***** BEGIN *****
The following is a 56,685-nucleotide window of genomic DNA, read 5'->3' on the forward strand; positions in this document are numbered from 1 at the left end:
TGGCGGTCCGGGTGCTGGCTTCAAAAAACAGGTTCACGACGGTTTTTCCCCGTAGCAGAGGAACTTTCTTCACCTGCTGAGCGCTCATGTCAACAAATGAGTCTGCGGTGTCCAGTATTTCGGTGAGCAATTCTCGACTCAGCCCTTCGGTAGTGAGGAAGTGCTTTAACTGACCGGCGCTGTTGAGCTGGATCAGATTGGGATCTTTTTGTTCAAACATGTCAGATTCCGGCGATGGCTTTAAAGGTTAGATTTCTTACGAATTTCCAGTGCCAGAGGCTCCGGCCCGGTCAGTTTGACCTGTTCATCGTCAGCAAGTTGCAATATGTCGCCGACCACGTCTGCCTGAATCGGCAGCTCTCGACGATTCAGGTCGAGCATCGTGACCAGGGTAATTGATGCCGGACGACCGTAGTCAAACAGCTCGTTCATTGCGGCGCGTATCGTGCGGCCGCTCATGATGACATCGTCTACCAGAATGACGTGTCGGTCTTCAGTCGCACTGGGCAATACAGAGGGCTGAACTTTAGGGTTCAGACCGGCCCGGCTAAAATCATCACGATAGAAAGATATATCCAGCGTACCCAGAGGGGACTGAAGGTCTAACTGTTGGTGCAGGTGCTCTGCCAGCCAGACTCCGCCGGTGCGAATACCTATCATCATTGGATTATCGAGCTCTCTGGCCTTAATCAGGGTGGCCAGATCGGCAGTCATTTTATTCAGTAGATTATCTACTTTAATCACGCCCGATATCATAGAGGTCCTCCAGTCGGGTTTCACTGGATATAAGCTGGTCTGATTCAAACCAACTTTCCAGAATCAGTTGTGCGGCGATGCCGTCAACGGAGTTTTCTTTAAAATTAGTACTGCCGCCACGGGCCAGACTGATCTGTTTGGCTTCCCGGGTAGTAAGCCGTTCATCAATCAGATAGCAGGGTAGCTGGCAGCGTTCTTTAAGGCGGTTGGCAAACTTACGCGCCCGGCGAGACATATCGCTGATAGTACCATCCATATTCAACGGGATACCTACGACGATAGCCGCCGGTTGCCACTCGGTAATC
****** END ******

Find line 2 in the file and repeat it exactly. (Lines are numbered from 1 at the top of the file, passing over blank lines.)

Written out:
TGGCGGTCCGGGTGCTGGCTTCAAAAAACAGGTTCACGACGGTTTTTCCCCGTAGCAGAGGAACTTTCTTCACCTGCTGAGCGCTCATGTCAACAAATGAGTCTGCGGTGTCCAGTATTTCGGTGAGCAATTCTCGACTCAGCCCTTCGGTAGTGAGGAAGTGCTTTAACTGACCGGCGCTGTTGAGCTGGATCAGATTGGGATCTTTTTGTTCAAACATGTCAGATTCCGGCGATGGCTTTAAAGGTTAGATTTCTTACGAATTTCCAGTGCCAGAGGCTCCGGCCCGGTCAGTTTGACCTGTTCATCGTCAGCAAGTTGCAATATGTCGCCGACCACGTCTGCCTGAATCGGCAGCTCTCGACGATTCAGGTCGAGCATCGTGACCAGGGTAATTGATGCCGGACGACCGTAGTCAAACAGCTCGTTCATTGCGGCGCGTATCGTGCGGCCGCTCATGATGACATCGTCTACCAGAATGACGTGTCGGTCTTCAGTCGCACTGGGCAATACAGAGGGCTGAACTTTAGGGTTCAGACCGGCCCGGCTAAAATCATCACGATAGAAAGATATATCCAGCGTACCCAGAGGGGACTGAAGGTCTAACTGTTGGTGCAGGTGCTCTGCCAGCCAGACTCCGCCGGTGCGAATACCTATCATCATTGGATTATCGAGCTCTCTGGCCTTAATCAGGGTGGCCAGATCGGCAGTCATTTTATTCAGTAGATTATCTACTTTAATCACGCCCGATATCATAGAGGTCCTCCAGTCGGGTTTCACTGGATATAAGCTGGTCTGATTCAAACCAACTTTCCAGAATCAGTTGTGCGGCGATGCCGTCAACGGAGTTTTCTTTAAAATTAGTACTGCCGCCACGGGCCAGACTGATCTGTTTGGCTTCCCGGGTAGTAAGCCGTTCATCAATCAGATAGCAGGGTAGCTGGCAGCGTTCTTTAAGGCGGTTGGCAAACTTACGCGCCCGGCGAGACATATCGCTGATAGTACCATCCATATTCAACGGGATACCTACGACGATAGCCGCCGGTTGCCACTCGGTAATC